DEVENS — A newly-built community center was dedicated on Friday morning to the late Bob Eisengrein, one of the original residents here after the military base closed and the state assumed the role of local government.
“Bob Eisengrein was a friend to all, to everyone at Devens,” said Marty Jones, president and CEO of MassDevelopment, the state agency that oversees the operation of the community.
Jones took the podium after introductions by George Ramirez, executive vice president of operations at Devens. During her remarks, she recounted her first impressions of Eisengrein, a well-known Democratic activist, during a groundbreaking ceremony for new housing in the community.
“He and Bette were there. I remember their smiling faces and their commitment,” Jones said.
Jones said Eisengrein was a steady and thoughtful community leader, a person who did “careful research” and took “a reasoned approach” to solving problems.
“He was kind, considerate. He listened to other perspectives, and he had endless energy,” the CEO said.
An electrical engineer by trade and a former New Hampshire state legislator, Eisengrein, a native New Yorker, was given a lifetime achievement award in 2012 by the Massachusetts Democratic Coalition.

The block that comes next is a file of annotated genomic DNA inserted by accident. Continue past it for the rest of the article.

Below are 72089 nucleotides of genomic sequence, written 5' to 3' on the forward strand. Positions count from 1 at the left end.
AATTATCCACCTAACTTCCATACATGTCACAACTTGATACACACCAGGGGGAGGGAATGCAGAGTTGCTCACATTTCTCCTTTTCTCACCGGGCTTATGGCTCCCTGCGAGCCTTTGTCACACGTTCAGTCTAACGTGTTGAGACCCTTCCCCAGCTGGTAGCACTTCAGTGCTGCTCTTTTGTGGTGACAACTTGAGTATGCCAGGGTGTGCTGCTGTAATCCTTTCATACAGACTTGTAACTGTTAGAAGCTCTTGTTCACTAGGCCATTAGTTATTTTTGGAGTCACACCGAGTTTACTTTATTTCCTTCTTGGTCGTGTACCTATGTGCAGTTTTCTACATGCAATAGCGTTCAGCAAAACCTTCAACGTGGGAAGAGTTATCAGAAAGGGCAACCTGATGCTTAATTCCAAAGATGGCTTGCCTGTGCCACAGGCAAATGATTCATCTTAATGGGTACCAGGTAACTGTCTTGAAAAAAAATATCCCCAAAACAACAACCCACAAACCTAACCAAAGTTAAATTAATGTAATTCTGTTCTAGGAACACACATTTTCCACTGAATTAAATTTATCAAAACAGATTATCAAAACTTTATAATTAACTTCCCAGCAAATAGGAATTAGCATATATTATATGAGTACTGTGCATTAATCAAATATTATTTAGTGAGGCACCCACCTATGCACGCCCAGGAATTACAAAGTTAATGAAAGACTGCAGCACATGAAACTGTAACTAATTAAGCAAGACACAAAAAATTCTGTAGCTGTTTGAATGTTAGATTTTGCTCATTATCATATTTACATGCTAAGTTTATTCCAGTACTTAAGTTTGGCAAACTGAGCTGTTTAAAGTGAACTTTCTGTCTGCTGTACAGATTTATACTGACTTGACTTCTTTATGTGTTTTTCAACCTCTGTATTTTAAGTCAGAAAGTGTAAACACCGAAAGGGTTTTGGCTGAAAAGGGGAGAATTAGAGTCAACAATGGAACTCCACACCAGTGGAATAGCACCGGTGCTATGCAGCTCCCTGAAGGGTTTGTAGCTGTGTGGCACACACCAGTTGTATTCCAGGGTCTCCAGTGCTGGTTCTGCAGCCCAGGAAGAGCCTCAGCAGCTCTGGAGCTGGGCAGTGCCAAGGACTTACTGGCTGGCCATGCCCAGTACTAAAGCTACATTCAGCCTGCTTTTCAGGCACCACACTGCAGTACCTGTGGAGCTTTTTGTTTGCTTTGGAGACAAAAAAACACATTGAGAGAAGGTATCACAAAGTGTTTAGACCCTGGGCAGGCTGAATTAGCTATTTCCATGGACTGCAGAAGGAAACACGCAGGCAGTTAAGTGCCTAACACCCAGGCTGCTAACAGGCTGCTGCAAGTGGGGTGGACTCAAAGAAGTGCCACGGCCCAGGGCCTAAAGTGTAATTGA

Naming the community center for Eisengrein could not have been more fitting, Jones continued.
“In this building, there will be an open recreation program on Wednesday mornings. So spread the word. It will be a great place to build on bonds and connections as Bob and Bette did,” Jones said.
Eisengrein died this past winter, but a few weeks before his death, state Sen. Jamie Eldridge of Acton filed a citizen’s petition in the Legislature on his behalf seeking to make Devens a town.
In a previous interview, Eldridge called Eisengrein a “legend” in Eldridge’s hometown of Acton, where he was a member of the ACES community group that championed the cleanup of W.R. Grace’s contaminated Acton plant site. Now, 30 years later, the Acton Superfund site is clean, with contaminated sediment removed and new ground-water treatment systems in place.
The couple moved from Acton to Devens in 2001, five years after the Army closed its Fort Devens base and sold 4,400 acres to the state for redevelopment, now known as the Devens Regional Enterprise Zone.
Eisengrein’s widow, Bette Barbadoro, told a crowd of well-wishers gathered on the front steps of the new building that her late husband would have been thrilled by the honor of having the community center named for him.
“None of us grew up here. We all moved from somewhere else,” she said, remembering how her husband “went to every new family to introduce himself with a letter” and the names and phone numbers of neighbors. “He was all about community, so it’s so appropriate that the community center is being named after him.”
During the dedication, Jones unveiled a new Devens logo, a simple design on a white board with pale gray letters spelling out the words “Devens” and “Massachusetts,” and three, pastel-colored chevrons.